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It was just three months ago that President Obama celebrated the startups built on open government data. With the help of freely available public information, these companies can build sustainable businesses while creating jobs and solving problems. That’s the idea, anyway. Today, walking through the strangely empty streets of downtown D.C., it’s hard to imagine an entrepreneur naive enough to take that offer.
Across the government’s data offerings, the now ten-day shutdown has meant disruptions, downtime and confusion. A sampling of what’s available and what isn’t: Data.gov is down; so is the Census. BLS.gov is up, but it’s not releasing any new data. Federal Register staffers say they’re keeping the system up, and that some new data might come through, but that they can’t correct errors. The Library of Congress said its THOMAS system would be going offline, then decided it would stay up. Regulations.gov is still online, thanks to a technicality about how it’s funded. And it appears that you can still pull historical records about train accidents, for some reason. But countless other data services are down or display vague messages about the possibility of bad data.
The fate of each service was determined by its parent agency based on a confusing set of administration instructions, political considerations and, seemingly, a dose of random chance. The ensuing disruption has been considerable, unnecessary, and chaotic.
The damage done by the shutdown extends far beyond the open data community, of course, and in many cases its repercussions are far more severe. I’m not going to tell you that the loss of data.gov could ever compare to a cancer patient delaying treatment.
Still, our society depends on open government data to a startling extent — so much so that even milliseconds can matter. From the maps on our phones to the recall data that keeps our food safe, government-produced information and the systems that distribute it grow more essential every day.
It’s tempting to dismiss the dot-gov disruption as a small part of a larger crisis, but this isn’t the first time that our government has treated its role as an information provider recklessly. The last few years have seen the end of both the Consolidated Federal Funds Report and the Statistical Abstract, both of which were canceled over the howls of researchers (the latter after more than 130 continuous years of publication). In 2011, Sunlight was forced to lead the charge to save the E-Government fund, a small pool of money that sustained data.gov, usaspending.gov and many of the Obama administration’s other signature open data achievements. And Congress continues to sporadically attempt to defund the American Community Survey, seemingly because of a few members’ paranoia.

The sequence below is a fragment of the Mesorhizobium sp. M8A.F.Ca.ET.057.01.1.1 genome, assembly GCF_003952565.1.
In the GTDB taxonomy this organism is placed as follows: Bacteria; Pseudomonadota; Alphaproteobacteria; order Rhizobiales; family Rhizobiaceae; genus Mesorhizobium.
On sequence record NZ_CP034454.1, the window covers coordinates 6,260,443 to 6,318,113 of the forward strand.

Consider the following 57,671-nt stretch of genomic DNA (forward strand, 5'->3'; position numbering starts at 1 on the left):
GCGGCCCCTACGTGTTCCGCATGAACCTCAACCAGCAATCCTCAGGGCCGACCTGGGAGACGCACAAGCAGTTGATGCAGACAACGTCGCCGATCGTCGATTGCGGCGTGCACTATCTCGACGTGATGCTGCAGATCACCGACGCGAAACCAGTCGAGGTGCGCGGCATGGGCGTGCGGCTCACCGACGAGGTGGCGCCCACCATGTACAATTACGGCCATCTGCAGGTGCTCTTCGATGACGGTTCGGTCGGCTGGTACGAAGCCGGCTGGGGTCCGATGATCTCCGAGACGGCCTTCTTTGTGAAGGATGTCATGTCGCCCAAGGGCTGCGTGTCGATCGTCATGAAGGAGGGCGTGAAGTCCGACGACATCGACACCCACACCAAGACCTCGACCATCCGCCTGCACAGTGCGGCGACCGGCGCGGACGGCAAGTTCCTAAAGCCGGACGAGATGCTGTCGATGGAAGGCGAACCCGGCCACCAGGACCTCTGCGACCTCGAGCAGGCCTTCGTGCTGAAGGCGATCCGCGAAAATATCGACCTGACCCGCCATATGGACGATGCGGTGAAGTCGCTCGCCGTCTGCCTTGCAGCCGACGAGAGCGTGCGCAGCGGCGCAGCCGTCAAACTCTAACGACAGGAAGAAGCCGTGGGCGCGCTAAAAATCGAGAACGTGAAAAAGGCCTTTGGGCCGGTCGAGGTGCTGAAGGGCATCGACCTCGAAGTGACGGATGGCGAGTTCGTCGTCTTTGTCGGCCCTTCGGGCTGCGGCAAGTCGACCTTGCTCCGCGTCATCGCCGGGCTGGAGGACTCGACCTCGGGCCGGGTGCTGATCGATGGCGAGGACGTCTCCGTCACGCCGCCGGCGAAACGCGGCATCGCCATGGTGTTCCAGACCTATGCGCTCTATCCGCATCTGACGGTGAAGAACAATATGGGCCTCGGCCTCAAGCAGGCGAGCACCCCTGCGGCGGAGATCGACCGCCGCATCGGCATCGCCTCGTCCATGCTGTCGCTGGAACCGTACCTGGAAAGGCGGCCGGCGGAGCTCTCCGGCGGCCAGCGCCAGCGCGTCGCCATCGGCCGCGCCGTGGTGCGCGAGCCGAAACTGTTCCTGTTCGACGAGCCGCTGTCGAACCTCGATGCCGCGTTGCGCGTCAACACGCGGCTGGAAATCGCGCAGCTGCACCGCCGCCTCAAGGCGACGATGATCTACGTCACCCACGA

Confusingly, the House Republican majority that has engineered this shutdown has, until now, been among the most reliable and forward-thinking sources of open data leadership in our government. One can only hope that it will soon resolve the internal tensions that have led to this crisis.
What we need to do better
Although the Obama administration is not directly responsible for the shutdown, it can take action to restore faith in government data as a civic resource and platform for business.
First, the administration should level with data users about the sustainability and probable degradation path of individual systems. That the United States government has to make such hedges is a national embarrassment, but here we are. The administration should commit, in advance, to telling users which services could fail and how.
Second, the administration should consider data consumers when making decisions about which services to shutter. The Office of Management and Budget already weighs the preservation of life and property when making shutdown decisions; they should expand these criteria to include private industry. Yes, it’s reasonable for the administration to use the political levers available to it when responding to political attacks. But unnecessarily disrupting data services that people depend on does long-term damage to the idea of open data — an idea that the administration has spent considerable energy promoting. It can’t have it both ways.
Third, bulk data distribution has to be made a priority. The White House’s Digital Government strategy mandates a greater use of APIs within government. APIs are great — Sunlight offers a number of them — but they can encourage dependence among their users, and should only rarely be government’s first choice. Bulk data is easy to host, easy to mirror and allows third parties to lend a hand when government stumbles.
None of these steps will resolve the ludicrous spectacle of a wealthy nation failing to fund its government. But they can help — at least until we find legislators who are prepared to be responsible stewards to their country and its data.
Tom Lee is Director of Sunlight Labs at the Sunlight Foundation, a nonpartisan nonprofit that uses technology and ideas to make government transparent and accountable. Follow him on Twitter @tjl.